1997 opened in California with a series of three warm wet Hawaiian storms, the third being the heaviest. They hit mostly north of San Francisco, causing "100 year" floods on the Russian and Napa rivers. The storms proceeded northeast across the state dumping rain and snowmelt into the Yuba, American, Feather, Truckee.
The Cosumnes rose to double its previous record, breaking some levees downstream:
Even the East Fork Carson on the far side of the Sierra, normally near-frozen this time of year, was running at spring melt levels.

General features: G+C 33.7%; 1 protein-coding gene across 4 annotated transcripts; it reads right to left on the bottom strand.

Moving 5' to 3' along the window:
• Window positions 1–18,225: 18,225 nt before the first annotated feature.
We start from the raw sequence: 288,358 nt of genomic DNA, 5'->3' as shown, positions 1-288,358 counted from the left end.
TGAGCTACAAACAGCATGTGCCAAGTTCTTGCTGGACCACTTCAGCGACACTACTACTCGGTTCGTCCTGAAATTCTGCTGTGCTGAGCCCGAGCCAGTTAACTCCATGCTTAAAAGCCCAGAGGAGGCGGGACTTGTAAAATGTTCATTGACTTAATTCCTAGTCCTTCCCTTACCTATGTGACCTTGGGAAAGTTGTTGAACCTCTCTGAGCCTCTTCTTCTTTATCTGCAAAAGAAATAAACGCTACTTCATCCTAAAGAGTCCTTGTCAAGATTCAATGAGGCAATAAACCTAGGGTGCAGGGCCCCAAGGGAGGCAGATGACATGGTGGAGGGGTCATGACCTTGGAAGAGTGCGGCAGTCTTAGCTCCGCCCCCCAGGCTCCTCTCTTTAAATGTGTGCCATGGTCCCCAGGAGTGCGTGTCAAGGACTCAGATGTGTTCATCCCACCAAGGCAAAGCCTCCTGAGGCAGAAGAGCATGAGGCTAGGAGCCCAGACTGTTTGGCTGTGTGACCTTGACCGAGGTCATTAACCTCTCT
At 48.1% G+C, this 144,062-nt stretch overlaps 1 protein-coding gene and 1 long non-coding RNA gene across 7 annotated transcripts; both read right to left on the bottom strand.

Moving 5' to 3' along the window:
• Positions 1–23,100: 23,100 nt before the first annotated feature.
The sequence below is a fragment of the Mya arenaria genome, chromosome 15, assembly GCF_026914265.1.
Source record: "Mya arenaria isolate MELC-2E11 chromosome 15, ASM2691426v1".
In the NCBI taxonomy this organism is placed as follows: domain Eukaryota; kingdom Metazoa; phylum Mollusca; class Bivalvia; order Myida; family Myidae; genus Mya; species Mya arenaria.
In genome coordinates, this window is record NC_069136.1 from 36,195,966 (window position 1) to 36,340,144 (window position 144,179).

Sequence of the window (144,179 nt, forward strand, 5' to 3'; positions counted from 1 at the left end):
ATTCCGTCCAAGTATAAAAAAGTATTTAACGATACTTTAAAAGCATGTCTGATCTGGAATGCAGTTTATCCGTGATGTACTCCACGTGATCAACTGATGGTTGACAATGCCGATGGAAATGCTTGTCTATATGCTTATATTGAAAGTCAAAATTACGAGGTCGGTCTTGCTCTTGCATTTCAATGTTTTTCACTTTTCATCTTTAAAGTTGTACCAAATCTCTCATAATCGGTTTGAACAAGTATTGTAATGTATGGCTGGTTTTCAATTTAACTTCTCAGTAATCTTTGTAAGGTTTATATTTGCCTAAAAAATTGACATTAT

Then on 02jan97 the jet stream shifted east, opening up the usual Alaskan storm track. The cold air from the northwest pushed the last of the Hawaiian storm system southeast. The north sierra rivers started to drop and the southern ones started to rise. In the space of only a few hours the Kings went from 20KCFS to 90KCFS:
The Kern and the Kaweah rose fast too:
The storms were over by the morning of the 3rd. However, all that water poured into the central valley, breaking a bunch more levees.
What's interesting about this event is how clearly you can see the storm progressing from the coastal rivers to the north sierra rivers, and then on January 2nd suddenly shifting to the south sierra rivers.